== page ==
"It was the side trips that stood out the most," says Samantha Wilson, PhD, who visited prisons and migrant worker camps as part of her FMHI internship.
Many interns go on to careers in which they advance the ideals of social justice that they learned as students.
For instance, former FHMI intern Jami Bartgis, PhD, began working for a nonprofit health center in Tulsa for urban American Indians, which provides culturally sensitive health care and works to promote greater access and improved health in the local communities. Bartgis, a member of the Cherokee Nation of Oklahoma, also works with the Oklahoma governor's mental health advisory board, facilitating meetings with a government group that is assessing the mental health issues most in need of funding.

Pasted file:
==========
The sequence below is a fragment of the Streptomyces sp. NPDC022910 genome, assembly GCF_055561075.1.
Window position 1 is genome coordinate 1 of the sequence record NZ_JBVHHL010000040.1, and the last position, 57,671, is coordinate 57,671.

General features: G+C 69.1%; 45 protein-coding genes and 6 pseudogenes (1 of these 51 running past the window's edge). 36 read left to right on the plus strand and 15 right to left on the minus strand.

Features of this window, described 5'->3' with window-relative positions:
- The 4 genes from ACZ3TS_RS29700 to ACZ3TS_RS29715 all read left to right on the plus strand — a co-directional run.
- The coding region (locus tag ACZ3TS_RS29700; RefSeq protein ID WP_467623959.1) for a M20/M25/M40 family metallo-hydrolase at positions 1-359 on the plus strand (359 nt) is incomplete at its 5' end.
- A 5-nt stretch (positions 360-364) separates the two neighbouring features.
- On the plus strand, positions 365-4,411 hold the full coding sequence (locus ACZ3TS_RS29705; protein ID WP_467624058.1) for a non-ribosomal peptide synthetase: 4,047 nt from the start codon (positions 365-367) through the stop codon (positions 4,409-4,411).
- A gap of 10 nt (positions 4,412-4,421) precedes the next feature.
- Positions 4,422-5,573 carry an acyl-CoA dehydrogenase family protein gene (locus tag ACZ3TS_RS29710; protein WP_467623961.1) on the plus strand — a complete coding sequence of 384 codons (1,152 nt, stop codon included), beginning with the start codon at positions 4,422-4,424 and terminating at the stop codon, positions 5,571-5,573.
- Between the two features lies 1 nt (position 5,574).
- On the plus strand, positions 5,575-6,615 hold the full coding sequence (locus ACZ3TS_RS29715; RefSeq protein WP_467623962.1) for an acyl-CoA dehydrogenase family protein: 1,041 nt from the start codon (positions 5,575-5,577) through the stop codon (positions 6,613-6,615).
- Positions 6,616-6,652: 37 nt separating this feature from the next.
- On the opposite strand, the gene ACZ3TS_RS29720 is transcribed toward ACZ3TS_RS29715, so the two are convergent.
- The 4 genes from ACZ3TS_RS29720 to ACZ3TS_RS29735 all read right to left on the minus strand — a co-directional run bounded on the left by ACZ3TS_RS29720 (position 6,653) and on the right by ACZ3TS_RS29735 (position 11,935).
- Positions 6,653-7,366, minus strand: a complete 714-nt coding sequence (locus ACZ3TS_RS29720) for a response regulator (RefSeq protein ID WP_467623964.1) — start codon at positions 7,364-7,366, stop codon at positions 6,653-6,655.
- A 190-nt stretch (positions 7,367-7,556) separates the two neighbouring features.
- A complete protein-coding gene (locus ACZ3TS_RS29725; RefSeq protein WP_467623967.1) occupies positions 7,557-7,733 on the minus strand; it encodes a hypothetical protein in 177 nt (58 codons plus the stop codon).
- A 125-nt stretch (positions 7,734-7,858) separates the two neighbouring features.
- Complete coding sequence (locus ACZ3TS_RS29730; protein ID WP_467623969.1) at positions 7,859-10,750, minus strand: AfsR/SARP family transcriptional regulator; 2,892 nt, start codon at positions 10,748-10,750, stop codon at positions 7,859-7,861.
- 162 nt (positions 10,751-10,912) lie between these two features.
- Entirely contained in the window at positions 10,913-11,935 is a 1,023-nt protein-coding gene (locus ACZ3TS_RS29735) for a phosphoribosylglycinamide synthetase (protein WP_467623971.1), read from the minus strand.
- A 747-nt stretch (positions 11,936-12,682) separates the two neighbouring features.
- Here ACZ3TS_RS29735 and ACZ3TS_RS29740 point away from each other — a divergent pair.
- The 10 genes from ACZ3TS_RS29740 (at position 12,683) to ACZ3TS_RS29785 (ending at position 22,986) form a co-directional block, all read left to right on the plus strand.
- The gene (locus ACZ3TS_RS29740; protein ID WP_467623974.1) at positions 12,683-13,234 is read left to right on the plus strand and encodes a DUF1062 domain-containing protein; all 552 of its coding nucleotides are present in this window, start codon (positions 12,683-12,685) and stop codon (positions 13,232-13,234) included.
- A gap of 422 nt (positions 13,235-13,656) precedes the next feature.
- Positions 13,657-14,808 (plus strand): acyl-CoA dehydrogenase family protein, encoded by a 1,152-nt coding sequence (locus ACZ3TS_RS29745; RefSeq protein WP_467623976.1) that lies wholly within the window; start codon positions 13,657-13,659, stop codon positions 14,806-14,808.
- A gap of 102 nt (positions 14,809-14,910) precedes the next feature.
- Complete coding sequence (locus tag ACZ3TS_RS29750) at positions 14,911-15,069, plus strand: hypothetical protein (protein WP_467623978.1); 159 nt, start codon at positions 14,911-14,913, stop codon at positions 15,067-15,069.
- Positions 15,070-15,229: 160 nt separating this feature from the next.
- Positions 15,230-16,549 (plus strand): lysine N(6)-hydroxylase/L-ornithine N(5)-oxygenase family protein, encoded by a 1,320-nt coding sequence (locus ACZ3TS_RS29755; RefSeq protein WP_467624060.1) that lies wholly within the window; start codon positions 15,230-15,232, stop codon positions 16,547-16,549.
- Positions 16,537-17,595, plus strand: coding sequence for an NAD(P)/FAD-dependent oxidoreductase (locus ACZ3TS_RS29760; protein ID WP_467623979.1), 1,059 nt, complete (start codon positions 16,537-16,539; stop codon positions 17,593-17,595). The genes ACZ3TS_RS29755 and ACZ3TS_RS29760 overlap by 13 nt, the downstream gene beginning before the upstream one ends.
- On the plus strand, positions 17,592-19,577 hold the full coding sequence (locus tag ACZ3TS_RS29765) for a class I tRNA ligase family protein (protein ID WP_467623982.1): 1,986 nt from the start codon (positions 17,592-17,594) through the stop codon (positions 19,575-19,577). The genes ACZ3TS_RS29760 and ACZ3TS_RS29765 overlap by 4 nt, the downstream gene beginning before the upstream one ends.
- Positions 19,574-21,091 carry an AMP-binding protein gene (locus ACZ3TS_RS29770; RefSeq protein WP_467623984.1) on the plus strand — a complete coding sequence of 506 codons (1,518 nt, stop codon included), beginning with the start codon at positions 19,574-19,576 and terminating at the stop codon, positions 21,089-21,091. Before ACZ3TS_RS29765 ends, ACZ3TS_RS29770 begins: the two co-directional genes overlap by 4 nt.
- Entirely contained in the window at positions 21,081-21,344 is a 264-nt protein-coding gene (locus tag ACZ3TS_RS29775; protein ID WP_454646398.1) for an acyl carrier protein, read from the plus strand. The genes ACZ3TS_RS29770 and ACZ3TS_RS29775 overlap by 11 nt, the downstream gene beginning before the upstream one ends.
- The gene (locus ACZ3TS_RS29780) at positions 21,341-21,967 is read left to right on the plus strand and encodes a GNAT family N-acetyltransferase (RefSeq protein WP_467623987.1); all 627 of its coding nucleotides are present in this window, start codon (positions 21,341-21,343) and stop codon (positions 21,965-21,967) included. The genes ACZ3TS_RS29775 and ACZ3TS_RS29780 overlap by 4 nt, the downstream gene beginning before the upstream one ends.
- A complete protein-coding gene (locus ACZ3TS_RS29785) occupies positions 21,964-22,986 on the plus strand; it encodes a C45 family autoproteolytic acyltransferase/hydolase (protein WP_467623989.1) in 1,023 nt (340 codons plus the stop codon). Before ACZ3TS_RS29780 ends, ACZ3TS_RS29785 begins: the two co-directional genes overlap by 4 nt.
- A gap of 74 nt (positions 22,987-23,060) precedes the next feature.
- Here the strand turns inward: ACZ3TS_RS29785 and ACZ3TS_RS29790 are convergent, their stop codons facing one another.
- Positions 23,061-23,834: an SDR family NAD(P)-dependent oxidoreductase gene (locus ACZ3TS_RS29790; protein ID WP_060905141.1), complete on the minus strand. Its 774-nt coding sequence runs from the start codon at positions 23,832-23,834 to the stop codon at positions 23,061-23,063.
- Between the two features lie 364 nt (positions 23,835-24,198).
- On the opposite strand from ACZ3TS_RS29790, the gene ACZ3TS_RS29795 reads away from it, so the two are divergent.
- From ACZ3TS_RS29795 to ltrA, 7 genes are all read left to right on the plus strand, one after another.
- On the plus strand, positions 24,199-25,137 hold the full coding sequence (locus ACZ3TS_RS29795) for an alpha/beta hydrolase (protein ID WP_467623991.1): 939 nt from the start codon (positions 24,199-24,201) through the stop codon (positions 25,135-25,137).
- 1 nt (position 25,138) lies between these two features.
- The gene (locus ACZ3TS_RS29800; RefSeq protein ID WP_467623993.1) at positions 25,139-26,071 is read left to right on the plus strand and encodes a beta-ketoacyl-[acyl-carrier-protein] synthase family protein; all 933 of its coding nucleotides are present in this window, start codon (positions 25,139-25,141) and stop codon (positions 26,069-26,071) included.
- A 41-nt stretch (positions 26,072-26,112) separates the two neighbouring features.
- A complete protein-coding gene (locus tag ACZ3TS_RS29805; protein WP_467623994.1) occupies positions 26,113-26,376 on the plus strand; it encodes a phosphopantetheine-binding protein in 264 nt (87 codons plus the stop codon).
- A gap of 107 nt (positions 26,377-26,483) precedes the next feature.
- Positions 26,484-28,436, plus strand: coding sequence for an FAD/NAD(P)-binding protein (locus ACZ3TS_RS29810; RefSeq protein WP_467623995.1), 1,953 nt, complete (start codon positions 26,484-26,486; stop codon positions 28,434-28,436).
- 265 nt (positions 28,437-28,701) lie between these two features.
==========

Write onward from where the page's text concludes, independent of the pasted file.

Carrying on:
"I get all the leaders to the table to say, 'OK, what do Oklahoma Indians need?'" she explains.
That's exactly what Weinberg and other training directors hope for their graduates-that they will interpret their mission as psychologists broadly and make the world a mentally healthier place.
"We train them in mental health policy, and then we teach them to advocate for change," he says.
“If you are working with really underserved populations, sometimes you can’t treat the presenting problems without solving other problems, like getting the power turned back on or feeding the kids.”
Susan Dvorak McMahon